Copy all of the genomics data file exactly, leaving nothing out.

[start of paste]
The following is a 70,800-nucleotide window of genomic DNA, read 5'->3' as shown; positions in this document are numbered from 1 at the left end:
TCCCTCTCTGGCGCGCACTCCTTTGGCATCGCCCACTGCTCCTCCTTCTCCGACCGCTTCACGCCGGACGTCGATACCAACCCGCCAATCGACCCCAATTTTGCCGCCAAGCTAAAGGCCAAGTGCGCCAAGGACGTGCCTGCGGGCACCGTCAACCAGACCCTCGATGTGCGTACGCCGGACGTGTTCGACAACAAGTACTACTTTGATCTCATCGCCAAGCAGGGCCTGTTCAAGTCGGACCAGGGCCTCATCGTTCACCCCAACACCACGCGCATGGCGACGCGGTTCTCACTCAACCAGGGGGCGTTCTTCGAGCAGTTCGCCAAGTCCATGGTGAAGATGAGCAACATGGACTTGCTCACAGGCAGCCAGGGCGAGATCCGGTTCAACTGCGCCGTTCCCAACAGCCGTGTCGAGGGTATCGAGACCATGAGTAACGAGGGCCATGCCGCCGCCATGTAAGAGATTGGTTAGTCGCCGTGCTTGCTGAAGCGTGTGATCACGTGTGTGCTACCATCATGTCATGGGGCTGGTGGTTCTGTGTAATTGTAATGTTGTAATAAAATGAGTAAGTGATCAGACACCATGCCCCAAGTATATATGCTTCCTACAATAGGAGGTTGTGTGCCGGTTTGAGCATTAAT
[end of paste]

The following is a 70,800-nucleotide window of genomic DNA, read 5'->3' as shown; positions in this document are numbered from 1 at the left end:
TCCCTCTCTGGCGCGCACTCCTTTGGCATCGCCCACTGCTCCTCCTTCTCCGACCGCTTCACGCCGGACGTCGATACCAACCCGCCAATCGACCCCAATTTTGCCGCCAAGCTAAAGGCCAAGTGCGCCAAGGACGTGCCTGCGGGCACCGTCAACCAGACCCTCGATGTGCGTACGCCGGACGTGTTCGACAACAAGTACTACTTTGATCTCATCGCCAAGCAGGGCCTGTTCAAGTCGGACCAGGGCCTCATCGTTCACCCCAACACCACGCGCATGGCGACGCGGTTCTCACTCAACCAGGGGGCGTTCTTCGAGCAGTTCGCCAAGTCCATGGTGAAGATGAGCAACATGGACTTGCTCACAGGCAGCCAGGGCGAGATCCGGTTCAACTGCGCCGTTCCCAACAGCCGTGTCGAGGGTATCGAGACCATGAGTAACGAGGGCCATGCCGCCGCCATGTAAGAGATTGGTTAGTCGCCGTGCTTGCTGAAGCGTGTGATCACGTGTGTGCTACCATCATGTCATGGGGCTGGTGGTTCTGTGTAATTGTAATGTTGTAATAAAATGAGTAAGTGATCAGACACCATGCCCCAAGTATATATGCTTCCTACAATAGGAGGTTGTGTGCCGGTTTGAGCATTAAT